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Aug 28th

After Jackie by Carl Fussman

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"After Jackie" by Carl Fussman

The next time you drive past a group of kids playing an impromptu game of baseball, slow down for a minute and sneak a peek.
Is there a little up-and-coming Barry Bonds in that group? How about a budding Nolan Ryan or Hank Aaron? Do you see extraordinary talent in the outfield or behind home plate?

The next time you drive past a group of kids playing an impromptu game of baseball, slow down for a minute and sneak a peek.

Is there a little up-and-coming Barry Bonds in that group? How about a budding Nolan Ryan or Hank Aaron? Do you see extraordinary talent in the outfield or behind home plate?

Now look again, and consider this: there was once a time in the not-so-long-ago that the color of that player's skin might have kept him from playing baseball, no matter what his talent.

That was before Jackie Robinson. In the new book "After Jackie", author Cal Fussman interviewed former players, family members, and people who knew Robinson, and he reflects on life for baseball pros and others since Robinson's historic first gameday over sixty years ago.

Baseball, Mom, and apple pie have always been synonymous with America, and there was once a time, long ago, when the game was played here without any race consideration. Fussman says that the game was integrated back in the early 1880s, but one man's 1887 refusal to play with a Black team member resulted in segregated baseball.

It took some sixty years to change history back.

Branch Rickey III, the grandson of the man who hired Jackie Robinson for the Brooklyn Dodgers, remembers hearing stories of his grandfather's anger at the injustices of racism. In 1904, Rickey remembers, a Black player from the Ohio Wesleyan baseball team was denied access to a hotel room. The player's distress was burned into the elder Rickey's brain. When Branch Rickey signed Jackie Robinson, his grandson says it was a thread that started 41 years previously.

Eleven weeks after Robinson broke the color barrier in Major League baseball, Cleveland Indians owner Bill Veeck signed Larry Doby. After Doby came Monte Irvin. Then Dan Bankhead. Roy Campanella. And baseball was integrated.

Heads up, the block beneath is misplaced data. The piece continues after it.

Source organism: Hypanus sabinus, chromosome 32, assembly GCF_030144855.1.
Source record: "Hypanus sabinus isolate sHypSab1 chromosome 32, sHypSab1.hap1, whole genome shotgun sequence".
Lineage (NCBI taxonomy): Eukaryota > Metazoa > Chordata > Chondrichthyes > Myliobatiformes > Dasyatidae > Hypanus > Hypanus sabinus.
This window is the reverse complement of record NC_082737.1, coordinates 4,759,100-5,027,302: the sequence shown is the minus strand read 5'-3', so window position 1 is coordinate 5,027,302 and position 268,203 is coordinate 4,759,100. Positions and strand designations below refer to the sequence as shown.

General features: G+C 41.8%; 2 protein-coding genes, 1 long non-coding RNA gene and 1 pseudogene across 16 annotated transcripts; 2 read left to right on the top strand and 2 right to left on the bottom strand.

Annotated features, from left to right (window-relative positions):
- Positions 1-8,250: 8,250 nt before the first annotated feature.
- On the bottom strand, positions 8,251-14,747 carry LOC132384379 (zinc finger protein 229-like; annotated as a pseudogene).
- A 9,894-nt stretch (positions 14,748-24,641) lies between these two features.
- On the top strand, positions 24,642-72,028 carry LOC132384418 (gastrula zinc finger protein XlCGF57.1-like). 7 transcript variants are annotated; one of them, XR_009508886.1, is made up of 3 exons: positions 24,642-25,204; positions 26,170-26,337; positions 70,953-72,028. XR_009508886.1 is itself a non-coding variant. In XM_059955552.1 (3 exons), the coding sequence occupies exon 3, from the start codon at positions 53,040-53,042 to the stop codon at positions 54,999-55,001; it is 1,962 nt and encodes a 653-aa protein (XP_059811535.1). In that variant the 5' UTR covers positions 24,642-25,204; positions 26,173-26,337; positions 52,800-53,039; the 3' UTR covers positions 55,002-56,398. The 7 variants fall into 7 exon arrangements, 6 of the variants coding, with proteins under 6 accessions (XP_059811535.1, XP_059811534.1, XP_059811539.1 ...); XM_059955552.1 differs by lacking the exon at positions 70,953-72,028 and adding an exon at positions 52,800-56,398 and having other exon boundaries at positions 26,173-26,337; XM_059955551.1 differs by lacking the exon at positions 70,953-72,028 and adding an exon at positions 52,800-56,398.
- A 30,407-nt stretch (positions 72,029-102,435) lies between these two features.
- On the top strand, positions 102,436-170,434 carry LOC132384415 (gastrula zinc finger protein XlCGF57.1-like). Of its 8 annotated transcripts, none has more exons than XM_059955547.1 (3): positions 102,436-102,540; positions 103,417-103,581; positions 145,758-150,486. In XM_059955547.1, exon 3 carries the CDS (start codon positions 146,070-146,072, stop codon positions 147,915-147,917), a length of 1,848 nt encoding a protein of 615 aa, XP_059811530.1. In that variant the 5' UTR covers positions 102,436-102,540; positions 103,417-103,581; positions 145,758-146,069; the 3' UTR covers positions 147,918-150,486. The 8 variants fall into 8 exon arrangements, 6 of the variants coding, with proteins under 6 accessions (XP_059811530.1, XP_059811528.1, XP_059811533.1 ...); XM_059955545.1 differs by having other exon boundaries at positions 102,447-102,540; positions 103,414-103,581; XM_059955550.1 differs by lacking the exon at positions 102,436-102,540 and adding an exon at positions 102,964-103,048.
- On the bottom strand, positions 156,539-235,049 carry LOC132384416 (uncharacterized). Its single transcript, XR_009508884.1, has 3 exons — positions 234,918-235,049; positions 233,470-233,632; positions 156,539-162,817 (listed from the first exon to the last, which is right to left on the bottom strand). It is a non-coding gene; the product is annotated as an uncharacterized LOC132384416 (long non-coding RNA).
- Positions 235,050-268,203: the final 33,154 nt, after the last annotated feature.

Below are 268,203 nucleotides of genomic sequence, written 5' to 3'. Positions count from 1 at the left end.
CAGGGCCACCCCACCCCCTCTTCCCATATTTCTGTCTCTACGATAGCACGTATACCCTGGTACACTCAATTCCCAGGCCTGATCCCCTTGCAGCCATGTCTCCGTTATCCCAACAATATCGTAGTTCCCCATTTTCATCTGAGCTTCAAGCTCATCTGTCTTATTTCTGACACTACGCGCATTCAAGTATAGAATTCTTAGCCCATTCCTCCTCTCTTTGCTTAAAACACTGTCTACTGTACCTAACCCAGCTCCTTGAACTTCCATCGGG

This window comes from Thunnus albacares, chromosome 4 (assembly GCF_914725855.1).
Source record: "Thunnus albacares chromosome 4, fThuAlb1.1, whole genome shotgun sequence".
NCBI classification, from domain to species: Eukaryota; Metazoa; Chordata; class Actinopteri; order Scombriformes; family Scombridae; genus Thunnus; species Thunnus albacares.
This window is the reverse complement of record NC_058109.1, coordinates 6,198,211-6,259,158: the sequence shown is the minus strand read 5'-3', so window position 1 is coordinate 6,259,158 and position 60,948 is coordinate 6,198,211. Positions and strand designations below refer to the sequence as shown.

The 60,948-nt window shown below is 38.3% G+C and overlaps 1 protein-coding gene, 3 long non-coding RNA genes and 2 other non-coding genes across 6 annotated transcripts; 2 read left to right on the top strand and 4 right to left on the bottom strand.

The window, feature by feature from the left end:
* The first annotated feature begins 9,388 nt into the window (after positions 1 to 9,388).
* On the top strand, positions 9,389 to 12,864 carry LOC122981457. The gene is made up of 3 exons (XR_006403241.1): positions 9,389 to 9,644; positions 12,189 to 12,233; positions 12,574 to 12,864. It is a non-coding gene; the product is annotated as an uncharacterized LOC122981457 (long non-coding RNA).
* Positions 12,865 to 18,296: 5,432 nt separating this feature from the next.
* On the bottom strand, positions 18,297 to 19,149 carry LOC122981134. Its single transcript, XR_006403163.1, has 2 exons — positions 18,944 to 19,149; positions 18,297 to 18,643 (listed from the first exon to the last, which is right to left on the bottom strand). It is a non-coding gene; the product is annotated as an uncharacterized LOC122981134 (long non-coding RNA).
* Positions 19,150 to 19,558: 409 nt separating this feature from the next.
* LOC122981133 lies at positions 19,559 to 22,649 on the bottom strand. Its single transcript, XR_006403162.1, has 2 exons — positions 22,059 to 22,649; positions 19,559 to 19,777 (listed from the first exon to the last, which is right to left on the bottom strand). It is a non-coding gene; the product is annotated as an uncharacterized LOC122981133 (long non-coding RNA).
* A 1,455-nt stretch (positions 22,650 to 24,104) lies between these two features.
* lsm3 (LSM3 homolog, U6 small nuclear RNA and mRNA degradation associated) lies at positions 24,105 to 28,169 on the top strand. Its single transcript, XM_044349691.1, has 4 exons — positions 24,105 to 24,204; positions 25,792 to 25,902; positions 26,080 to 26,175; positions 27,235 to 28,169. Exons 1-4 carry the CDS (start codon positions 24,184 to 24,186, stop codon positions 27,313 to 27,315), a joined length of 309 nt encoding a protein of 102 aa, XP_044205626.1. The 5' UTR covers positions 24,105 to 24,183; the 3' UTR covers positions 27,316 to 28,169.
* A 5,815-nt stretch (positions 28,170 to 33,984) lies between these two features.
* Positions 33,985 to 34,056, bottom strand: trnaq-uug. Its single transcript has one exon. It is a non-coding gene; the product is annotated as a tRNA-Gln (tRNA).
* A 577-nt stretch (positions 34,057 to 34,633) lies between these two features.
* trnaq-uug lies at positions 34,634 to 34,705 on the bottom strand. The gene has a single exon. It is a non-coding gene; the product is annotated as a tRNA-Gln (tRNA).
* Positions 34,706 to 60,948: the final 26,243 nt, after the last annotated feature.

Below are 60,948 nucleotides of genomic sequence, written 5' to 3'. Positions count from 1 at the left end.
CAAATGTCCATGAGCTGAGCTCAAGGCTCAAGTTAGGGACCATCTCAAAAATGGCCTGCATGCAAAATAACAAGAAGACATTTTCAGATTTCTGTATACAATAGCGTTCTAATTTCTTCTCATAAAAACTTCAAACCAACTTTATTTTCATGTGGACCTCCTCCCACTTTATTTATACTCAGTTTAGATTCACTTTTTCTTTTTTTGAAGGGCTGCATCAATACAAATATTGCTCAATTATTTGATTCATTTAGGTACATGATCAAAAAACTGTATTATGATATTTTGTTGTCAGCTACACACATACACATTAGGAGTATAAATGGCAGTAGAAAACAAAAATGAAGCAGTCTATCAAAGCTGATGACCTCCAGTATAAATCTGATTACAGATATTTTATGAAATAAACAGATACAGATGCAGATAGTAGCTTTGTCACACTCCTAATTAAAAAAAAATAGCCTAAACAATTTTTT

But look at your favorite pro team now. Fussman points out that African Americans are turning away from baseball. Why? And what does the future hold for all those little Barry Bondses and Nolan Ryans you see on the neighborhood baseball lot?

With the World Series - and the end of baseball season - just weeks away, "After Jackie" is a nice way to end the summer. Using memoirs, interviews, and remembrances of people who knew Jackie Robinson, played with him, loved him, or benefited from his dignified time in mainstream pro baseball, author Carl Fussman presents a sometimes-contradictory but always fascinating retrospective into baseball history and a sports-eye view of race relations.

While those interviews are priceless, don't skip Fussman's introductions to each chapter. There, you'll learn a little more background on the importance of what happened two generations ago, as well as some interesting baseball factoids that even the most rabid fan might not know.

If the Barry Bonds controversy is getting you down, or you're looking at the end of the season with great trepidation, then pick up a copy of "After Jackie". For a baseball fan, this book is a major hit.

"After Jackie" by Carl Fussman
c.2007, ESPN Books $24.95 / $31.95 Canada 244 pages


 

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